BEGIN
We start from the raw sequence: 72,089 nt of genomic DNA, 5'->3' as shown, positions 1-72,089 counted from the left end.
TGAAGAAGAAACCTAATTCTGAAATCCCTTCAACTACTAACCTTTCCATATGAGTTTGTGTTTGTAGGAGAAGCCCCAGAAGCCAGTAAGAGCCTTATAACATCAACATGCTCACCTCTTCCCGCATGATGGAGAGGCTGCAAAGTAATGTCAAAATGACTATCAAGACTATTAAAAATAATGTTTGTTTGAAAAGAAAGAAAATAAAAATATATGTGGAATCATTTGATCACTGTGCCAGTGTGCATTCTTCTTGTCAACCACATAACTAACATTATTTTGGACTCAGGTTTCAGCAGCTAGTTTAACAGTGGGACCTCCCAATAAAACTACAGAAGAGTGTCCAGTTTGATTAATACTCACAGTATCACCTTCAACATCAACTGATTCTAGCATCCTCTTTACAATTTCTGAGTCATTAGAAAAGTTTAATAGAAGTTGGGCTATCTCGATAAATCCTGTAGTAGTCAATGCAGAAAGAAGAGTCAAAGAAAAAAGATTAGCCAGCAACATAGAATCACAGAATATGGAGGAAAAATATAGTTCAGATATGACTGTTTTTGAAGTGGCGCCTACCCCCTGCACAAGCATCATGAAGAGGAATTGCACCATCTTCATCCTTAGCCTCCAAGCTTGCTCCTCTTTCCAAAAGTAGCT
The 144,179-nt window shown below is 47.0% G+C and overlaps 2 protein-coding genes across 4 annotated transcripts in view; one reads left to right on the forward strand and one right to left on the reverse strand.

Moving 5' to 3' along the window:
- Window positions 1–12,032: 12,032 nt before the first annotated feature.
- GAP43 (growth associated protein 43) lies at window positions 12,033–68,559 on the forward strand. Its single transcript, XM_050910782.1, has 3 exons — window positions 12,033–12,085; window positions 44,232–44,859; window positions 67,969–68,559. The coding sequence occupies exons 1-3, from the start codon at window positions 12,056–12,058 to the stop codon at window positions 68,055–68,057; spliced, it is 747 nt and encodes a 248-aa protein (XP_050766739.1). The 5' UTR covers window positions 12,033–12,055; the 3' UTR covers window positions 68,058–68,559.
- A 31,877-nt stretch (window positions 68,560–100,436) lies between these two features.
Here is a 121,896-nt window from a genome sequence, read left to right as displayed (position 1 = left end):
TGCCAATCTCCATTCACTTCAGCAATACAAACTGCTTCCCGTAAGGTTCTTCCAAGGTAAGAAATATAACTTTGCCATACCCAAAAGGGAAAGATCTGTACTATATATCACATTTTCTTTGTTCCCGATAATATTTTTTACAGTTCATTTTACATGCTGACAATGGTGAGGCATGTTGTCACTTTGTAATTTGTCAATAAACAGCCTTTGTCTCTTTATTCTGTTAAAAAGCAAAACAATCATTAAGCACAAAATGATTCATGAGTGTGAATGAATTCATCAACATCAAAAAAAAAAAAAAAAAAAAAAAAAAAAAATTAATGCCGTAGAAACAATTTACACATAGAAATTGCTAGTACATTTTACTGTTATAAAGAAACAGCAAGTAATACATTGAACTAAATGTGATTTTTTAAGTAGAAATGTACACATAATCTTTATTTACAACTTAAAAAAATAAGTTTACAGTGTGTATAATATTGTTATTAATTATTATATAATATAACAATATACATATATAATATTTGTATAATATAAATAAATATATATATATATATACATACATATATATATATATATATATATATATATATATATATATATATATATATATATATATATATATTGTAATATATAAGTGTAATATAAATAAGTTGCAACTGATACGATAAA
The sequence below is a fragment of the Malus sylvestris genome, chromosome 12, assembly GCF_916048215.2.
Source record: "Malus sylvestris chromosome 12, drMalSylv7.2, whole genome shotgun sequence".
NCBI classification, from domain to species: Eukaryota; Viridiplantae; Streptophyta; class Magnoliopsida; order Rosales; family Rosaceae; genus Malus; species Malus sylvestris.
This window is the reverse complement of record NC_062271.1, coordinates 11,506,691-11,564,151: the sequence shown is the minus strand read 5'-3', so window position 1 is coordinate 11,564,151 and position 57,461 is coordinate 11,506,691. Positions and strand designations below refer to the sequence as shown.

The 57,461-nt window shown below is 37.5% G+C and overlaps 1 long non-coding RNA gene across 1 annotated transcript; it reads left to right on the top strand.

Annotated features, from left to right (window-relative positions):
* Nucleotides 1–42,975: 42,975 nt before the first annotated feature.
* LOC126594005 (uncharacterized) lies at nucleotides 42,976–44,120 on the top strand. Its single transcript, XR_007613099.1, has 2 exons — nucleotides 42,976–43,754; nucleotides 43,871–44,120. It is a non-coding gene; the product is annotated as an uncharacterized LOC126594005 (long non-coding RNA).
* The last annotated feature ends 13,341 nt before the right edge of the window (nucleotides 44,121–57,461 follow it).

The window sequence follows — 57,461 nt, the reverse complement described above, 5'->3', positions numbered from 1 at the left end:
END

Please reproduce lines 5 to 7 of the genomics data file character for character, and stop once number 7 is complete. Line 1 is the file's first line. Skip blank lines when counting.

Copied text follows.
- Window positions 1–12,032: 12,032 nt before the first annotated feature.
- GAP43 (growth associated protein 43) lies at window positions 12,033–68,559 on the forward strand. Its single transcript, XM_050910782.1, has 3 exons — window positions 12,033–12,085; window positions 44,232–44,859; window positions 67,969–68,559. The coding sequence occupies exons 1-3, from the start codon at window positions 12,056–12,058 to the stop codon at window positions 68,055–68,057; spliced, it is 747 nt and encodes a 248-aa protein (XP_050766739.1). The 5' UTR covers window positions 12,033–12,055; the 3' UTR covers window positions 68,058–68,559.
- A 31,877-nt stretch (window positions 68,560–100,436) lies between these two features.